What are the leading pharmacy organisations aiming to achieve in 2019? AJP interviews the Guild, PSA and SHPA presidents
Pharmacy Guild president George Tambassis says next year will see the beginning of negotiations for the 7CPA.
“The 6CPA is running through till 30 June 2020, and the formal requirement of that is that the new agreement – the 7CPA – has to start being negotiated [with the government of the day] one year out of that,” he told AJP. “So basically from 1 July next year, that’s a big focus for us.”
The themes they will be discussing will be broad, says Mr Tambassis, and nothing’s off the table – including negotiations on price disclosure.
“Everything’s up for negotiation, especially if it’s in the remit of the Federal government. There’s stuff that they haven’t got control over and they don’t want to be involved in, that we don’t touch or is locked away, but if it’s in the remit of the government we can negotiate with them.”
The Pharmacy Guild is also expecting the outcomes from the pharmacy trial programs to be flowing through sometime next year.
“Definitely the diabetes screening trial will have all the outcomes from that trial coming across our desks next year before we start negotiating the 7CPA. I’m expecting [all the trial results] to be positive but I don’t expect them all to be finalised by the 1 July 2019,” says Mr Tambassis.
“The only one that we’re sure the outcomes will be out is the diabetes one that is finished. You see, none of the other ones are actually finished. It’ll be almost impossible to get the outcomes in the first six months of next year.”
The Guild will also have to discuss various other topics, including the government’s wish to start Special Pricing Arrangements on the 1 July.
“We’ve got to come together with government and come to a workable acceptable model ahead of the proposed date. The proposed trial date for that is again the 1 July 2019, so it seems like everything is converging around that time.”
And does Mr Tambassis think other parties such as the PSA will be invited to participate in negotiations for the 7CPA?
“It’s entirely up to the government, that’s a decision and a discussion and a negotiation that the government will have with us and other parties,” he told AJP.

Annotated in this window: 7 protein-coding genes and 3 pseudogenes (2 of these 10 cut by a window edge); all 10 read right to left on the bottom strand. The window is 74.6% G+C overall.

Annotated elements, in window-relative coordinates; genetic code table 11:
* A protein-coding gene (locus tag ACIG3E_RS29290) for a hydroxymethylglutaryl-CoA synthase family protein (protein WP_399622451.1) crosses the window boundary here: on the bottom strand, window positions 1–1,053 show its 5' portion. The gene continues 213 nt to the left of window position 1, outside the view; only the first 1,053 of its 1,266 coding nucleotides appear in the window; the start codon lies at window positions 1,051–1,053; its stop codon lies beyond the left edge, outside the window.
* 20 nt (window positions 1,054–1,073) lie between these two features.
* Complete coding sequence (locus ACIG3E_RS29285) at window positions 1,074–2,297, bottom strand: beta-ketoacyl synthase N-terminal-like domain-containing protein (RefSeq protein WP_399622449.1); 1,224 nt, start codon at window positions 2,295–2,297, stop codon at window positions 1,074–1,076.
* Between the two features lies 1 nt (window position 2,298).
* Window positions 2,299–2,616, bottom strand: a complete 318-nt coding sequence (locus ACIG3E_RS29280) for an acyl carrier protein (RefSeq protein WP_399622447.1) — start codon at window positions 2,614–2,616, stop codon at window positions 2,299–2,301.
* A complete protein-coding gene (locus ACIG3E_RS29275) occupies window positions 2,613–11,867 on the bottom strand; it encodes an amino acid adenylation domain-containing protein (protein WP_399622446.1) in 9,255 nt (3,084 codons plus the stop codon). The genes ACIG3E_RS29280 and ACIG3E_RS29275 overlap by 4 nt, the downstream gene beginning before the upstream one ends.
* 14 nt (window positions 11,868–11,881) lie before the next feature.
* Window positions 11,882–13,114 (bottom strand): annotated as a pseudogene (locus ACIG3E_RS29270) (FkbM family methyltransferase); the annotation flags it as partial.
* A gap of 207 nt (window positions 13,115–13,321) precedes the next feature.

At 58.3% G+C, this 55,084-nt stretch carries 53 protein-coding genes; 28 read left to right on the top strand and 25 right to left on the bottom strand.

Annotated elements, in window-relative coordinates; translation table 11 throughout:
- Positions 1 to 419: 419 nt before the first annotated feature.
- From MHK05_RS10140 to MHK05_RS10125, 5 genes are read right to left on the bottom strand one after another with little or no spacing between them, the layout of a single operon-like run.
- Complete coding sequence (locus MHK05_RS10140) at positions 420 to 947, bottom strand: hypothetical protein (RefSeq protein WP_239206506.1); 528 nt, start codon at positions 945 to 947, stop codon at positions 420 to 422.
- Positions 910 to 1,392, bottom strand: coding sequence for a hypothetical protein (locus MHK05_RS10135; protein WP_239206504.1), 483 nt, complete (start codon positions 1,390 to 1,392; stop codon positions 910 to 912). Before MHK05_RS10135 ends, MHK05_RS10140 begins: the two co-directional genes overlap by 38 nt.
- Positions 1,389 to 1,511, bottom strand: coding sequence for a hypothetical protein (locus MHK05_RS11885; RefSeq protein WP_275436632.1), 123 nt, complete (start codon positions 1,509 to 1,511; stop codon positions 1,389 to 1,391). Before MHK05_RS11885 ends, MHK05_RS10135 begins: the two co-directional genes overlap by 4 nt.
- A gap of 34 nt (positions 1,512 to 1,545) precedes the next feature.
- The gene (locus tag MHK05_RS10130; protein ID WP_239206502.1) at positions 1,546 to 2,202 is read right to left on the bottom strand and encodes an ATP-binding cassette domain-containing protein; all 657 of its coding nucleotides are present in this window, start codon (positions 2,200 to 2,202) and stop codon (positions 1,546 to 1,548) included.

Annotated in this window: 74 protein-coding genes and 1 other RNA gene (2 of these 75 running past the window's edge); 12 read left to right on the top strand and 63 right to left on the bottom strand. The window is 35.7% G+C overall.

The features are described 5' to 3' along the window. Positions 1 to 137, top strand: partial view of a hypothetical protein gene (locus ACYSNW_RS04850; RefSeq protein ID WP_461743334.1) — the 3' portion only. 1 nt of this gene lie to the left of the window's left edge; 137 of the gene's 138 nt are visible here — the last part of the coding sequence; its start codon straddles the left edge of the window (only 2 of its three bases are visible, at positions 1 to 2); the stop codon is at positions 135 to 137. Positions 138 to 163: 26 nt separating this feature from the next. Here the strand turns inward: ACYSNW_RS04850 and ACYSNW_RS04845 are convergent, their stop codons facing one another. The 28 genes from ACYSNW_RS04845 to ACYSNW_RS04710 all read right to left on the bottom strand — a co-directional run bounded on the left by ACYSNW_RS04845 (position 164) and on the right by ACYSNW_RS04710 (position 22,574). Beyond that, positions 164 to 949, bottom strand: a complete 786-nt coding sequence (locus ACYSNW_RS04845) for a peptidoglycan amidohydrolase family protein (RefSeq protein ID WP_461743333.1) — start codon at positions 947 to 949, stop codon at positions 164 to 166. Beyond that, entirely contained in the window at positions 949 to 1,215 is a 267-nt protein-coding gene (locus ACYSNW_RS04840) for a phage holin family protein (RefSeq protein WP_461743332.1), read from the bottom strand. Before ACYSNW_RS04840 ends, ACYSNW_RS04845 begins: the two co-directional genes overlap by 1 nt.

“In terms of talking to other parties, of course the government will talk to as many parties as possible, and so will we. That won’t be anything different to last time. If they want to change things again it’ll be up to them to negotiate who actually participates in whatever process they put in place.”
New PSA national president Dr Chris Freeman says that 2019 will see PSA’s paper on the immediate future of pharmacy, Pharmacy in 2023, come out following consultation with a significant number of its members.
The paper will also act as an action plan, and “we intend for the profession to take it up with both hands,” Dr Freeman told the AJP.
“This is not something PSA expects to do all by ourselves, but with whole-of-profession buy-in.
“There are things PSA can work on, but we’re not foolish enough to think we can achieve all these things on our own – this will require the collaboration of other organisations and stakeholders within and outside the pharmacy profession.”
High on the list of priorities in the report – on which action is set to begin in 2019 – are appropriate recognition for pharmacists’ integral role in patient care; appropriate remuneration for doing so; and that appropriate roles are open to pharmacists.
“These are both integral roles within community pharmacy, but also outside pharmacies, so that whenever a medicine is being considered or used, a pharmacist must be involved so we can help ensure the quality use of that medicine,” Dr Freeman says.
“Often we are, as a profession, considered by the Government, other health professionals and by consumers as a luxury, rather than a necessity.
“We have to try and shift that culture to acknowledge the full, integral role pharmacists play in the health system. Some of the frustrating things we see regularly are documents produced by multiple stakeholders on health policy, and pharmacists are left out.
“We have to really try and change that.”
New SHPA President Peter Fowler says 2019 will see the organisation pivot from establishing leading programs to leveraging their growth to advance Australian pharmacy and patient care.
“After a year of turning points for our cornerstone initiatives, SHPA is energised to support world-leading pharmacy practice through progressive leadership, collaboration, workforce development, education and advocacy,” said Mr Fowler.
“Early in the new year we will be releasing our 2019-23 Strategic Plan, which will outline our central goal: equipping pharmacists and pharmacy technicians to enable health services and hospitals to deliver better health outcomes for all Australians.
“We will do this through five key areas: focusing on patients through practice, building a world-leading pharmacy workforce, advancing collaborative practice, providing a progressive voice and maintaining a healthy organisation.”
Meanwhile SHPA CEO Kristin Michaels says she will be ensuring the organisation maintains focus on improving its suite of unique member programs, resources and opportunities.
“As Australia’s fastest-growing pharmacy organisation we remain committed to being the active professional partner of Australia’s leading community of pharmacists, technicians and pharmacy assistants – no matter where or how they work across Australia’s health system.
“We have begun the soft roll-out of CPD Central, SHPA’s new CPD planning and recording tool, and will continue to implement improvements with, and for our now 5,200-strong membership so they have the tools, networks and opportunities to consolidate their practice, drive their careers and lead the field.”